Globally, around 25 percent of all animal and plant species are threatened with extinction largely due to loss of habitat. This is consistent with Uganda’s biodiversity degradation trend. The loss of animal habitat is resulting in crowding of animal species and increasing human-animal contact, posing a major disease threat to humans.
Research increasingly shows that outbreaks of animal-borne and other infectious diseases such as Zika, Ebola, Sars, bird flu, and now Covid-19 are on the rise. These pathogens are crossing from animals to humans, and with the global interconnectedness many are able to spread quickly to far off places resulting in rapid global epidemics. Uganda is ranked 13th in the world for mammal species richness and possesses 10 percent of the world’s total bird species making animal and plant biodiversity a fundamental element of Uganda’s life support system.
According to the Uganda Wildlife Authority, Uganda is experiencing animal and plant biodiversity changes evidenced by extinctions. These are driven by a loss of habitats such as forests, swamps, grasslands, and air and water pollution among others. While the government has made tremendous progress in protecting plant and animal biodiversity, large chunks of the country’s biodiversity are outside the government protected areas.
According to the National Forest Authority about 64 percent of forests in Uganda are found on private land outside of protected areas. The same can be said for swamps and savannah ecosystems. The existing land tenure system of landholdings such as leasehold and customary holding offers little incentive to the land occupants to conserve biodiversity.
They thus continue to unsustainably open up land for human settlement, cut trees for wood and charcoal burning, convert much of the swamps and savannah ecosystems for agriculture, livestock grazing, and industrial parks. With the raging Covid-19 global pandemic, biodiversity conservation is now at the very heart of man’s survival.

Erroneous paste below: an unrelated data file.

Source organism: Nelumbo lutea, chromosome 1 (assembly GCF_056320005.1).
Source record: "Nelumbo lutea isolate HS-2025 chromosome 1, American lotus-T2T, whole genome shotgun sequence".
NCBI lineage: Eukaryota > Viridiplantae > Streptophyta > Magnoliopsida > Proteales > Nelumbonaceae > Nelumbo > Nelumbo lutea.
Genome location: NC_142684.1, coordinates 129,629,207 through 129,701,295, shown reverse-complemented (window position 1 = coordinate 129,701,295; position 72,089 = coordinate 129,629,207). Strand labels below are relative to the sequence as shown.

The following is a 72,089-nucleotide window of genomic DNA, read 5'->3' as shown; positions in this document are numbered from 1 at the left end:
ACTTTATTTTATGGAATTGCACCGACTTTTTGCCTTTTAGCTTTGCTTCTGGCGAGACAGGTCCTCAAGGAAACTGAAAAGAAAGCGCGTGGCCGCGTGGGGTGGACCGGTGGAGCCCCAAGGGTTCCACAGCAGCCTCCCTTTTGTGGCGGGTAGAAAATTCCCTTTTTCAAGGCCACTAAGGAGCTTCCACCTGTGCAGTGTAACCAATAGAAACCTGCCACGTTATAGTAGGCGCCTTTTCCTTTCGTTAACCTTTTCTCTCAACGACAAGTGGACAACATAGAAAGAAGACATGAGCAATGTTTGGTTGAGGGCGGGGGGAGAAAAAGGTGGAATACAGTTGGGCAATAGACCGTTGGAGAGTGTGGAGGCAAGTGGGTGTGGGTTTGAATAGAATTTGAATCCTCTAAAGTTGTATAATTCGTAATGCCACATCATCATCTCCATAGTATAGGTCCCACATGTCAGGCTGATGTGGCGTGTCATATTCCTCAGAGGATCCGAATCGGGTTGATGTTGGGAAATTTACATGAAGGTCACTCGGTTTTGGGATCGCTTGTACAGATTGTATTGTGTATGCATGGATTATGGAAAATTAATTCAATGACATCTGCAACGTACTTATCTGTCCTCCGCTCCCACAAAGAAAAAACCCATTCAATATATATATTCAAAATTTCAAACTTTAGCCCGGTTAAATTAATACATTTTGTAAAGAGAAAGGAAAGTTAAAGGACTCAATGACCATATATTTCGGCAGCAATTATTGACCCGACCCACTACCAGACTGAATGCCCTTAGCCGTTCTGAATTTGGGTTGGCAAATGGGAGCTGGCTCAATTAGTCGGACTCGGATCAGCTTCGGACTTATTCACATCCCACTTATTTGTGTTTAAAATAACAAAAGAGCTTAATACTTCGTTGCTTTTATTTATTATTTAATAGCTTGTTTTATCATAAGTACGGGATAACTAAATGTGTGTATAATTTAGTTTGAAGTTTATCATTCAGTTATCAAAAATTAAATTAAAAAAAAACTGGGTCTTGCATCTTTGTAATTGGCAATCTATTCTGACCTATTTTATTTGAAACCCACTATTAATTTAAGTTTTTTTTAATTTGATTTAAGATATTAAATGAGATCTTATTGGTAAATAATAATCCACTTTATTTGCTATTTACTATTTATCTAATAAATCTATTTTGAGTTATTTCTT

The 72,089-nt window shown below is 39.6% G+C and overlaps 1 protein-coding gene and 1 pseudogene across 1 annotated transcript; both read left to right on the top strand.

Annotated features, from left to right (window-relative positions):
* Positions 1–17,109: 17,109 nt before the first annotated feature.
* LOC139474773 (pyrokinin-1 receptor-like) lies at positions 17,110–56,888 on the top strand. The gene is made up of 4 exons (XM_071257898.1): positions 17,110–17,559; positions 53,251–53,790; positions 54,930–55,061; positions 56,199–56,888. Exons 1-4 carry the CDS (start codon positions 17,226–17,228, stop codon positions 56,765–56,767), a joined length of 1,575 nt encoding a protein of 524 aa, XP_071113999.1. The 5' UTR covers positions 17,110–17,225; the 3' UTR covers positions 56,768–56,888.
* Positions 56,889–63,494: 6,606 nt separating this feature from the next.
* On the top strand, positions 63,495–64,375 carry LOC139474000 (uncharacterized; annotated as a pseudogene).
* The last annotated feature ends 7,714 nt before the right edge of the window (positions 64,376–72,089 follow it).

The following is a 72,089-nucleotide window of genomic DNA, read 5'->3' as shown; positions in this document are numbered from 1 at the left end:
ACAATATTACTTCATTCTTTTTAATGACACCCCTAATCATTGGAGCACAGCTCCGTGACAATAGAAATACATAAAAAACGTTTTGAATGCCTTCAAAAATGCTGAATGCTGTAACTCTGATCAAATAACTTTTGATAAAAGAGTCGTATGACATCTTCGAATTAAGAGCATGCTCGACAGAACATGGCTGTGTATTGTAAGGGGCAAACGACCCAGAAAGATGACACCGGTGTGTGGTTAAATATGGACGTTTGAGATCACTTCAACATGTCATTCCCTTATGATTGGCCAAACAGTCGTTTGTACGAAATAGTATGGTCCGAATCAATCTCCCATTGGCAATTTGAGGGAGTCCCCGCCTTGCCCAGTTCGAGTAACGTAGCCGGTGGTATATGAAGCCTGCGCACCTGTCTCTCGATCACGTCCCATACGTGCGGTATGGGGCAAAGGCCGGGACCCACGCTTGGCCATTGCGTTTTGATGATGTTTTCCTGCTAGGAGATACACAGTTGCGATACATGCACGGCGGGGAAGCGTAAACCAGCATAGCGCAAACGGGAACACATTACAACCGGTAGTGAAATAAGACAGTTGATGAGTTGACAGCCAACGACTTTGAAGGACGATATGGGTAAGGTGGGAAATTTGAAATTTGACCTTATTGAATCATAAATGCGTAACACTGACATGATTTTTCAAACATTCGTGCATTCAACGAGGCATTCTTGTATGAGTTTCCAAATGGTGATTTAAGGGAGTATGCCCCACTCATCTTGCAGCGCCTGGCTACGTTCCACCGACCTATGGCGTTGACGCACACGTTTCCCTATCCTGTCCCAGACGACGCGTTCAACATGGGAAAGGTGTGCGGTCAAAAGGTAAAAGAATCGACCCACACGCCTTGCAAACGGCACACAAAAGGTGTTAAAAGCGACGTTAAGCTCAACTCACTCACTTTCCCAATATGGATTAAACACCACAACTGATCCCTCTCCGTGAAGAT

Given the urgency and importance of taking action, this year’s International Day for Biological Diversity on May 22nd under the theme: Our solutions are in nature, is targeted towards raising awareness on biodiversity loss and building momentum on the importance of biodiversity. We all need to urgently take action that stops the destruction of the environment across all levels.
The government should continue to strengthen and scale up interventions that promote the use of biodiversity-friendly practices in agriculture, forestry, and fisheries. The current ongoing efforts to combat overfishing on Lake Victoria are a good example of what the government can do so as to sustain and restore the balance and the sustainability of food systems and biodiversity.
Existing dedicated and responsive biodiversity conservation funding mechanisms focusing on key biodiversity areas outside of protected areas should be supported to scale up conservation interventions. We should all strive to make daily lifestyle choices that have a positive impact on long-term biodiversity conservation such as supporting sustainable agri-businesses, reducing food waste, and unnecessary packaging as part of possible solutions.
These efforts should be undertaken alongside global concerted efforts similar to the Paris Agreements for the climate. With these actions, we can halt biodiversity degradation and overcome its associated human threats of which Covid-19 is the latest.